The Mayan Goddess Ixchel and the Island of Cozumel Mexico
The Mayan Goddess Ixchel
Ixchel and the island of Cozumel...
Ixchel (pronounced Ish-Chel) is a well known Goddess of the Maya people. She is considered a woman's God and represents birth and medicine. She has been associated with the moon, particularly the waning moon as in an aging woman. Representations of lunar forces seem to be quite common among god cultures around the world. Women needed their gods too as men did.
Sometimes Ixchel is associated with the other rain gods. The Dresden Codex shows Ixchel with a jar of water that she is pouring out. Flowing water from a god can be interpreted as rain, as life, as birth (water breaking) and as a flood (disaster). Most interpret Ixchel's jar as holding water associated with birth and life.
The Yucatan peninsula of Mexico supported a large civilization of Maya. When Hernández de Córdoba, one of the Spanish Conquistadores, landed in the New World, one of the places he visited was the Island of Women or Isla Mujeres. This island had at one time been a favored place of Ixchel. At some point, the shrines and pilgrimages had shifted to Cozumel, a much larger island still within view of the mainland.
Many Mayan women took to canoes and headed to the island of Cozumel to pay homage to the goddess, A large Mayan ruin was found and carelessly bulldozed to pave the area for an airport during WWII. Another smaller, but still well preserved site called San Gervasio, was found more towards the interior of the island. There is an estimated 40 or so limestone buildings still standing that were originally constructed by the Maya around the time of the first century, C.E.
At the time of the conquistadors, about 40,000 inhabitants were present on the island of Cozumel. Most of them were wiped out from smallpox and syphilis brought by the Spaniards.
Mayan Glyph for Ixchel
Main Mayan Gods
- Ah Pukuh - God of Death
- Bakab - God of Earth and Thunder
- Balam - The Jaguar Gods
- Chac - Major rain god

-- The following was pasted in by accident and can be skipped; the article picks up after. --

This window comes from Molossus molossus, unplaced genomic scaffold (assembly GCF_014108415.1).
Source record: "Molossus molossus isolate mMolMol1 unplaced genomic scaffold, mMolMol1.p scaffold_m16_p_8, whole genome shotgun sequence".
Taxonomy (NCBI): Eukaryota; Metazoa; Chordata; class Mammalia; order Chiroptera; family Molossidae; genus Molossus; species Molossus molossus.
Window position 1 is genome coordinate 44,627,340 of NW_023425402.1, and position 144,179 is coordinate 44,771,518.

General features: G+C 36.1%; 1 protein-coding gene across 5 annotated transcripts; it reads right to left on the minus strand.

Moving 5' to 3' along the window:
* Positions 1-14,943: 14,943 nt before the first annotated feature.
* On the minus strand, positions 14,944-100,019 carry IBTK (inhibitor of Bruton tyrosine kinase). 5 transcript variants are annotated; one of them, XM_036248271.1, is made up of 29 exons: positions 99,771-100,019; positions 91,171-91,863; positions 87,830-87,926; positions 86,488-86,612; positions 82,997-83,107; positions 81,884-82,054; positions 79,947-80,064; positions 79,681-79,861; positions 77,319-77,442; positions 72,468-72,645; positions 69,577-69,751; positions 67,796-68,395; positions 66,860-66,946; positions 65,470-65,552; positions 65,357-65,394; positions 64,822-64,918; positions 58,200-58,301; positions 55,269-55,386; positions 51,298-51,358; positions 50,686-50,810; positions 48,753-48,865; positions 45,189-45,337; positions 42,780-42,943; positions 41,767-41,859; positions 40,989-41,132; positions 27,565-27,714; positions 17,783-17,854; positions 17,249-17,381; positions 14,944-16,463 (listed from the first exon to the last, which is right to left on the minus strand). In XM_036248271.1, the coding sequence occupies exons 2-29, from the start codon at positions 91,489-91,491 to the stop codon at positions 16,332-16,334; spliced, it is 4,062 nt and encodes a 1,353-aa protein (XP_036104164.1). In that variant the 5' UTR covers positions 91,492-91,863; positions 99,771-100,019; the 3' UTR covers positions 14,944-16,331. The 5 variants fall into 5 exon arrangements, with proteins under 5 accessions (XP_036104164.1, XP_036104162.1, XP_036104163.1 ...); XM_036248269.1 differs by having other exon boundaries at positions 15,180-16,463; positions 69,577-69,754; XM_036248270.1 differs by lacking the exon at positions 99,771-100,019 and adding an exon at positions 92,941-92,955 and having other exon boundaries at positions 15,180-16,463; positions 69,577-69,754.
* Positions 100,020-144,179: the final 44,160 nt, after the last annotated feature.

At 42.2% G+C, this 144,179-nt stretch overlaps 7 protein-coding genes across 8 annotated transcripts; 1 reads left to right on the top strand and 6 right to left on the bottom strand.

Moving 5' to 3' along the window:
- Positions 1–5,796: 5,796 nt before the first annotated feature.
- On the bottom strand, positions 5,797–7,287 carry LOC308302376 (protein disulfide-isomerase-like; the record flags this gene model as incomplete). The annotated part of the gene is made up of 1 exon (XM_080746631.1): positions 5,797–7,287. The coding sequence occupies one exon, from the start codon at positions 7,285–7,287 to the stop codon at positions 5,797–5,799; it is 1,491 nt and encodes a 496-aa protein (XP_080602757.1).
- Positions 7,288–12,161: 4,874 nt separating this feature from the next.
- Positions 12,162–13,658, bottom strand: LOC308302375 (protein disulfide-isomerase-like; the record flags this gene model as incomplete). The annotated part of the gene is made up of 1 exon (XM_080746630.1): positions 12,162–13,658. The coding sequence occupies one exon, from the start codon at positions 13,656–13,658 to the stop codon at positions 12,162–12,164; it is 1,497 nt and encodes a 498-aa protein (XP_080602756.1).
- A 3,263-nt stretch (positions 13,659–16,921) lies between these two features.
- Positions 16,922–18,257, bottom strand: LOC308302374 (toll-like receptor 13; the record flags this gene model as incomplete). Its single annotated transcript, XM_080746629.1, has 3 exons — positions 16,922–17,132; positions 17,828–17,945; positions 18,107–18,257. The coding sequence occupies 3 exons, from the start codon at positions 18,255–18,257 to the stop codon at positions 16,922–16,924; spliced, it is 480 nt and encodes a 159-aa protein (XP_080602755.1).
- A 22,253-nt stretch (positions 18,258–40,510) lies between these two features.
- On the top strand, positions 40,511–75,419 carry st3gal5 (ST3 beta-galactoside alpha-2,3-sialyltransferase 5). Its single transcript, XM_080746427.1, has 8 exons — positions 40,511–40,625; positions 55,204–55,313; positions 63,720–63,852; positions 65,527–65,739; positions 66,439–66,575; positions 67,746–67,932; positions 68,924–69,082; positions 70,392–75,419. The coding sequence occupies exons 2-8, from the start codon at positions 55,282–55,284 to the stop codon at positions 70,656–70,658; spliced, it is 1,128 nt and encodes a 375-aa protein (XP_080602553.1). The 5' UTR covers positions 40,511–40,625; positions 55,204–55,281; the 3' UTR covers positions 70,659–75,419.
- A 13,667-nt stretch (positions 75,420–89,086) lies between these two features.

- Ixchel - Goddess of fertility, medicine, weaving
- Kinich Ahau - Sun God
- Kulkulcan - The Feathered Serpent
The Maya of Today
The Maya people of today are much like the American Indian tribes. They are re-learning their heritage and deities. Much of the population and culture of the Yucatan was wiped out by the Spaniards and later on, the Mexicans. The state of Quintana Roo has always been much in rebellion with Mexico and at one point wanted to annex with Texas and bypass Mexico entirely.
The Mayan Indian has always been mathematically advanced and well versed in astronomy and architecture. Even without the wheel, they made paved roads and great pyramids. They almost completely lost their written language, but thanks to a few dedicated historians and archeologists, they have regained the ability to read their glyphs again.
Unfortunately, the world will never recover the knowledge that was burned by the Spanish priests who worked so hard to convert the "savages" to Christianity. Their story is quite similar to other conquered people. Hopefully, someday, humans will become more understanding and tolerant of other cultures. Perhaps Ixchel will smile.
Cozumel, Isla Mujeres
Cozumel - The Island of Mayan Fertility
Lonely Planet Cancun, Cozumel & the Yucatan is your passport to all the most relevant and up-to-date advice on what to see, what to skip, and what hidden discoveries await you. Explore ancient Maya ruins, dive into the coral-reef gardens off the coast of Cozumel or relax at one of Playa del Carmen's chic beach lounges; all with your trusted travel companion.
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